Supreme Commander Review

With the advent of Total Annihilation, a cult classic was born that gamers either loved or hated. The ability to field gigantic weapons of mass destruction followed with a humongous army that would follow the shockwave from the original impact was instantly embraced by the gaming community. Lets not forget that Total Annihilation spawned one expansion by the name of The Core Contingency and a plethora of user made mods.

Supreme Commander has to fight against some insurmountable odds as it has some ever so large shoes to fill. I personally will go into the game with a little bias since I enjoyed the previous incarnation of said game and bought into the hype once the first screens were released. So, the question on everyone’s mind is if Supreme Commander truly is the spiritual successor to Total Annihilation? Read on to figure out the truth…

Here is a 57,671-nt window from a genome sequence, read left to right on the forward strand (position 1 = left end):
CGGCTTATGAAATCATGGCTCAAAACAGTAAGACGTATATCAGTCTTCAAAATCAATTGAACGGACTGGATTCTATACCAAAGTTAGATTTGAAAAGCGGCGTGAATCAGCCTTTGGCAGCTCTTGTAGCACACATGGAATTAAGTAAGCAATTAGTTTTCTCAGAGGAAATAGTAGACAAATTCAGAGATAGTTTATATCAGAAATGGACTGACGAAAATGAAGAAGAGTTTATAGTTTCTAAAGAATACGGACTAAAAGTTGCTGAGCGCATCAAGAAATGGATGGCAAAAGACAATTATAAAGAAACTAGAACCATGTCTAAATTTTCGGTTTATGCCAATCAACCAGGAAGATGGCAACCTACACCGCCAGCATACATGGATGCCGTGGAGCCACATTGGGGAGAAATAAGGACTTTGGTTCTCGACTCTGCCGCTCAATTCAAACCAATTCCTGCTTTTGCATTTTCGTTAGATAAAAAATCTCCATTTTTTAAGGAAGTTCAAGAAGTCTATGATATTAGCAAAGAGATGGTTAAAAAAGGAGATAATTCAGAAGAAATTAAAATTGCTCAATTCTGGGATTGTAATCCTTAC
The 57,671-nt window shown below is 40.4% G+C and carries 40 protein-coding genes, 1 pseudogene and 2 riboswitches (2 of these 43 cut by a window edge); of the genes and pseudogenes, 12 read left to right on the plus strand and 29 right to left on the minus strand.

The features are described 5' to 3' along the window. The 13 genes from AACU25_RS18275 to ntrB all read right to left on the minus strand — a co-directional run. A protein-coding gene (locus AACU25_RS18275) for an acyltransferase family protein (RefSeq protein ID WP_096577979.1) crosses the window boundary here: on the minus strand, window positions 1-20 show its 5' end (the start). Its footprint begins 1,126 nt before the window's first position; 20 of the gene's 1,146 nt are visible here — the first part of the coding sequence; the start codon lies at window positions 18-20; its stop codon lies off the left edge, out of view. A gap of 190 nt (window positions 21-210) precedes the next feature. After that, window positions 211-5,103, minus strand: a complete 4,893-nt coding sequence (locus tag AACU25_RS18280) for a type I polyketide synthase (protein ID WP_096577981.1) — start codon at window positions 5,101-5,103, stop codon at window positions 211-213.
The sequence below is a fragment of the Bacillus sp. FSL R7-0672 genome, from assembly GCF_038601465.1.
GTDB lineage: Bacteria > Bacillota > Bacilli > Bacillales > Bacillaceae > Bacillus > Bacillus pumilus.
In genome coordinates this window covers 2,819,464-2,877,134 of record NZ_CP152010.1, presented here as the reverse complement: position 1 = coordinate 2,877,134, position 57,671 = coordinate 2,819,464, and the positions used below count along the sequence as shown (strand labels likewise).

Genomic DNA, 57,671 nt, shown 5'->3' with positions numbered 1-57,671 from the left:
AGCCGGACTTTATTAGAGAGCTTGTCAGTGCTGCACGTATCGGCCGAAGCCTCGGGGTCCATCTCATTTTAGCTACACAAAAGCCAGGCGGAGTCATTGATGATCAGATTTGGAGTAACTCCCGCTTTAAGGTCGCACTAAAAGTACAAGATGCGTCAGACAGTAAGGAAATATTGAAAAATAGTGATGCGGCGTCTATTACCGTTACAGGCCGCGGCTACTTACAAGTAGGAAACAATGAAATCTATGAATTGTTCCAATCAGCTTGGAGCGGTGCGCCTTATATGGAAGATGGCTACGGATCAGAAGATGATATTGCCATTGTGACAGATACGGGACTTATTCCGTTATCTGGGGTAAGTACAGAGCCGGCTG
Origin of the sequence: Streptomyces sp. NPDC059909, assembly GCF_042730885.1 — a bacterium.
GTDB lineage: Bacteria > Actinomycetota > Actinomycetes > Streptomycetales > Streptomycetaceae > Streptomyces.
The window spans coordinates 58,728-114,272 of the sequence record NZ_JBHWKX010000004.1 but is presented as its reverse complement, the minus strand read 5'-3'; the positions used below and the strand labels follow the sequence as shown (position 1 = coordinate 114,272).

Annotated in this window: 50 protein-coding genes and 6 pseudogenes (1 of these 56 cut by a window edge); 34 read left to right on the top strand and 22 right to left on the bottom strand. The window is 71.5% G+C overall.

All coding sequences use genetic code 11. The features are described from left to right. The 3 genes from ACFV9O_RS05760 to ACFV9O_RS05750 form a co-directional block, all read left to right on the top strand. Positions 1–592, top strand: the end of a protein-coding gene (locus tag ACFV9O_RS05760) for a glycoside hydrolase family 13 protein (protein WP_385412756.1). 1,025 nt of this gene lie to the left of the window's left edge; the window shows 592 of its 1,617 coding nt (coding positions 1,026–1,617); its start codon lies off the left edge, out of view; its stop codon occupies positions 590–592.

When the first screenshots of the game were leaked, I could only stare at the gigantic units crushing their foes beneath their feet. Fleets of airplanes were filling the sky with their metal, darkening the ground with their shadows. Yes, all of these awesome effects did make it into the game and definitely shaped the game to an awesome sight. As was mentioned previously, I was excited to see that the game was shaping up to be just like Total Annihilation but with an increase of polygons per unit. I do miss the handpainted backgrounds that were prevalent in the original, but the three dimensional backgrounds in this game are definitely pleasing to the eye. Even during the beginning of a battle, it is possible to see how much attention was paid to the detail of the units and the environment. The commander warps in with a shockwave leaving a crater on the ground and decimating the surrounding flora. Such small touches definitely add to the eye candy that is present in this game.